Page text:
Neathouse Partners can offer you professional guidance and redundancy advice on both an ad hoc basis and as part of one of our fixed-fee packages.
Read on for a brief overview of fair redundancy processes to follow and how you can get help managing these difficult restructuring conversations in your business.
Whilst not an easy process to go through, redundancy is a potentially fair reason for dismissal where the dismissal is attributable to business closure, a workplace closure or a reduced requirement for a particular type of work or skill set.
To ensure that a fair redundancy process is followed, you should note the following key points in your management of redundancy:
- Employers need to follow a fair redundancy process if employees have worked for them for at least 2 years by the time their job ends.
- A fair redundancy procedure for any business will include:
- Giving as much notice as possible to the affected employees and their representatives.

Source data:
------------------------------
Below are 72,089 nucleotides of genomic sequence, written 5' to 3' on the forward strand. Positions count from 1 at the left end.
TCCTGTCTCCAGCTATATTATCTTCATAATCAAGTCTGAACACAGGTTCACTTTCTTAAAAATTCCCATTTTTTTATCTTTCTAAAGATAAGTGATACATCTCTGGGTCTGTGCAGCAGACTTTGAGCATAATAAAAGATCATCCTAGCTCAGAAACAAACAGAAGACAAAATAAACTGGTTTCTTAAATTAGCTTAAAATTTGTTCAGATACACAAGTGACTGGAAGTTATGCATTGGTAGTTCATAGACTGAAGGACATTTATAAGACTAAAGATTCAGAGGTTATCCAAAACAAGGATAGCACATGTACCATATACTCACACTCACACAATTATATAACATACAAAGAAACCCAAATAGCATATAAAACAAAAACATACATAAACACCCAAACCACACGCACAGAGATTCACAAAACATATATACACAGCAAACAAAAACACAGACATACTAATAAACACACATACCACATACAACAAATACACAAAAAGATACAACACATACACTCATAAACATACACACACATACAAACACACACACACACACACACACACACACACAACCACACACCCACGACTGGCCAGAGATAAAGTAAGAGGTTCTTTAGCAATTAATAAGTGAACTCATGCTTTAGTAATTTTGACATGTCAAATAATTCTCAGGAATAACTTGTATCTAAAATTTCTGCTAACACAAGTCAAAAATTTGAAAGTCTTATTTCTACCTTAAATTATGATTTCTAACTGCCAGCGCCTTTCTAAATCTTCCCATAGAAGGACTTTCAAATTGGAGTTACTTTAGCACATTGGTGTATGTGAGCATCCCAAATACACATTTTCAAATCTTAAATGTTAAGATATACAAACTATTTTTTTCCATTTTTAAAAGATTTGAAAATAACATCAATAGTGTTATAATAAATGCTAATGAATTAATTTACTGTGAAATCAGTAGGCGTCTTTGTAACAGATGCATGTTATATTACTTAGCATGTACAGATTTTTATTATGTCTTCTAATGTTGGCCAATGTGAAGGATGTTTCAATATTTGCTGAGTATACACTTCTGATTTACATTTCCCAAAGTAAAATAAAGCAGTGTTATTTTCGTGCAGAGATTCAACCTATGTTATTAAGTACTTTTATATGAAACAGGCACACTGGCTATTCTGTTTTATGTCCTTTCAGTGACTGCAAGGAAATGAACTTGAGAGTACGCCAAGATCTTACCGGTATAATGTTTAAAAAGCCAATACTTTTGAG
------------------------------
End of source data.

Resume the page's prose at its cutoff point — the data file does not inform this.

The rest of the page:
- Consultation with the employees and their representatives throughout the process.
- At least one meeting with each employee at risk individually before confirming your final redundancy decision. This meeting should cover, why redundancies are being made, why the employee is being considered for redundancy, if other jobs are available, and answer any questions that they may have.
- Your consideration of whether alternative employment options in the company are available to those at risk.
- Let employees know how you will choose people for redundancy. You must adopt and apply a fair selection process for the redundancy pool. Candidates cannot be at risk of redundancy due to any protected characteristics that they possess or personality clashes.